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The Practice of Self Reflection

Updated: Oct 4, 2019

It takes practice to be self-aware. Putting time aside to self-reflect is imperative for leaders, yet so many are rushing at such a pace that they create fires that everyone ends up having to deal with. Investing time upfront to reflect and realign saves energy and resources in the long run. 

From time to time through your self-reflection you may bump into your ego. Our ego is not really our true self; the core of who we are. Our ego is driven by fear. Although ego does play an important role in protection at certain times, the danger is that it wants power and control. Our true self is the perfect balance of confidence and humility, not dominated by fear. Keeping our ego in place will help us be able to look objectively and make the changes we desire.

A lot of this involves emotional intelligence, having self-awareness of our own emotions and an awareness and appreciation of others. Empathy doesn’t come naturally to everyone, and it typically comes up as a practice area with many of the leaders I work with. Too often I see executive level leaders avoiding situations that involve emotion or situations they think might result in something emotional. In fact, this can be the biggest reason they avoid the practice of self-reflection. With GRIT®, you no longer avoid the sticky uncomfortable conversations or situations (the emotional stuff). You have clarity, your intent is helpful, and you respect situations and people and deliver the message respectfully.

Once you engage in self-awareness, and you decide it is something you want to change, it just takes mindfulness and practice. But with any attribute we notice and want to change about ourselves, one thing that often gets in the way is the underlying thought that we should be perfect (there’s that ego again).

Too often leaders put themselves under so much pressure to perform to perfection, while ironically if they were more transparent and comfortable being vulnerable, people would connect with them and trust them even more. It’s not about being perfect, at least not that unattainable definition of perfection that most of us strive for. As George Orwell said, “The essence of being human is that one does not seek perfection.” Instead, it’s about doing our best; continuously growing and learning and not being afraid to show some vulnerability.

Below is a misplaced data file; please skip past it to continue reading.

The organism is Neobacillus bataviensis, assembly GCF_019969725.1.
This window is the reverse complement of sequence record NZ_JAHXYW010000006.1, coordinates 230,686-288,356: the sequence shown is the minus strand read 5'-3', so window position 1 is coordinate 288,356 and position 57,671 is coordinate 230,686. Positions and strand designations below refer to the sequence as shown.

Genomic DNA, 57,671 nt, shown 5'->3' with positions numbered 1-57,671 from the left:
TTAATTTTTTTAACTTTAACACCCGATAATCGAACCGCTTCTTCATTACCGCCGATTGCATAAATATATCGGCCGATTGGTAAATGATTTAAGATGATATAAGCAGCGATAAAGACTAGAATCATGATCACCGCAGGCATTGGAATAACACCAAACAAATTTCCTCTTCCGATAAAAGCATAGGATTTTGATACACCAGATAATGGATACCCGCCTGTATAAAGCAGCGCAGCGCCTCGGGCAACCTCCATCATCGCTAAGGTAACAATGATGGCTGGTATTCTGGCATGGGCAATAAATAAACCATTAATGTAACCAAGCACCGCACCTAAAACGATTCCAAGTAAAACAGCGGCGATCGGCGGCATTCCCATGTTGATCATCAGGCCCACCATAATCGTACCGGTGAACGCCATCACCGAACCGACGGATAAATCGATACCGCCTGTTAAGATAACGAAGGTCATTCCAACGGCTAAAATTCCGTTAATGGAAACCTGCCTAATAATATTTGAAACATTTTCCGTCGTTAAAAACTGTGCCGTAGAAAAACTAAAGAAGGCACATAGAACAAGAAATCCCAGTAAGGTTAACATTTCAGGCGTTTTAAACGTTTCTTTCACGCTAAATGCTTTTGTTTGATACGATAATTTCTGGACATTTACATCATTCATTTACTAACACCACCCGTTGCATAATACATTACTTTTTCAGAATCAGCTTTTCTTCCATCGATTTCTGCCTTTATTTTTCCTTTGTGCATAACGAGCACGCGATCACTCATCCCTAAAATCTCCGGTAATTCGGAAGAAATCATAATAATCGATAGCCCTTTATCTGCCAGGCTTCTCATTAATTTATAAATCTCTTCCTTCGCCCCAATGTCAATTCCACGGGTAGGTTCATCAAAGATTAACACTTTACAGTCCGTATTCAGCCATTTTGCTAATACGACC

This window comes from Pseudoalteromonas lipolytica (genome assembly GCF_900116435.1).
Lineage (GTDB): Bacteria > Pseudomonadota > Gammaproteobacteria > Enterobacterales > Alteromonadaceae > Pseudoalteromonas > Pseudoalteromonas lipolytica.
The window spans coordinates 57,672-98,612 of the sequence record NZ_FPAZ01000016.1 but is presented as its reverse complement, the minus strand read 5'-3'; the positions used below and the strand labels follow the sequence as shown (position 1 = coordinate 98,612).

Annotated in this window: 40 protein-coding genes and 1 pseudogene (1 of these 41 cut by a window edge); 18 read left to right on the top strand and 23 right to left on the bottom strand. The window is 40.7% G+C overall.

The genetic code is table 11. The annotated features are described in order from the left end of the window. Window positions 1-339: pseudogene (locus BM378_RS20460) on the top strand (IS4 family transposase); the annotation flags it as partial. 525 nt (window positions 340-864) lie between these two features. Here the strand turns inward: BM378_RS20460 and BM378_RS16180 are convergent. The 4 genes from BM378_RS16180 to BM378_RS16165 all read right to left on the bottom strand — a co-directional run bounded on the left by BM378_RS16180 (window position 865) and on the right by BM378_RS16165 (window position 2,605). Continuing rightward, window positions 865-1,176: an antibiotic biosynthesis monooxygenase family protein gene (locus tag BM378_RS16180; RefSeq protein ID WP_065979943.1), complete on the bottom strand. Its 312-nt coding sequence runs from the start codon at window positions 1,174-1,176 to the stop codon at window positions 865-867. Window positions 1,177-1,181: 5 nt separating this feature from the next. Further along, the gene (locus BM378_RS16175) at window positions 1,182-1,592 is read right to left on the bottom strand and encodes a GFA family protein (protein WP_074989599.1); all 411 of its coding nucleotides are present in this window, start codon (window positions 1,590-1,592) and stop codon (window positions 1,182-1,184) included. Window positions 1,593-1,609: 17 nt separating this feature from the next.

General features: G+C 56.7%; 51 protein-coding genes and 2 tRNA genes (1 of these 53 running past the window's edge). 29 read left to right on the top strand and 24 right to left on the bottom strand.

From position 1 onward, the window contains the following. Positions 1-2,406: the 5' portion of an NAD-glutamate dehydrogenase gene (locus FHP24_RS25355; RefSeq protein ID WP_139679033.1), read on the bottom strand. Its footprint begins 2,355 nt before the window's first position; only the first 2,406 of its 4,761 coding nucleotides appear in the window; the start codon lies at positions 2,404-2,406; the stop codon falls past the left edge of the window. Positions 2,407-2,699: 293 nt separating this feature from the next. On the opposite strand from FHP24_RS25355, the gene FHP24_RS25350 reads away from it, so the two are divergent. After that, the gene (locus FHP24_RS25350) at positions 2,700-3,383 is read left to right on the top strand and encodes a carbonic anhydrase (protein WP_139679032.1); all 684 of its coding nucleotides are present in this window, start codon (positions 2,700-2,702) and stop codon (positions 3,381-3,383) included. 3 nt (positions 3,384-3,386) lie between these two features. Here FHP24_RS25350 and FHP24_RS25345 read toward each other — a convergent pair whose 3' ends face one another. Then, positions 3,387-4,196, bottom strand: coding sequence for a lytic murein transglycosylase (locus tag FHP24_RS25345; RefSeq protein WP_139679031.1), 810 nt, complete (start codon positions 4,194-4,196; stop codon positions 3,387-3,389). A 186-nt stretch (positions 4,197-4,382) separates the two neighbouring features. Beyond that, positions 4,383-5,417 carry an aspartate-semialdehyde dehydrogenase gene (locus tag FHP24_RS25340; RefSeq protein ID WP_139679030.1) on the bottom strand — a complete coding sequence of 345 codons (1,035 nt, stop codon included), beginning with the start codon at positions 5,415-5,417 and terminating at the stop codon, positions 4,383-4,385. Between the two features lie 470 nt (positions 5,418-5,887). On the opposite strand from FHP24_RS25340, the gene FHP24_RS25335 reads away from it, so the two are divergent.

If we spend the time to understand our own limitations and strengths, and respect that we all have them, we’ll feel more comfortable with being vulnerable. For instance, a CFO I was coaching revealed to me that one of the things she hated doing the most was holding people accountable. After talking about it a bit, I asked her if she would consider letting her team know about this. At first she resisted and felt that it would make her appear weak and they may take advantage of her. After having her consider it from the other perspective of perhaps her boss sharing something like this with her and the team, she realized it would help people see that she is real, and that she trusts them enough to reveal this to them. A few months later she reported that not only were people opening up more to her and she was feeling less resistance, but they were actually stepping up and holding themselves more accountable!

Taking time out for self-reflection, while managing our ego, might well be one of the most important leadership activities that will have the greatest value to ourselves, our teams and our organizations!

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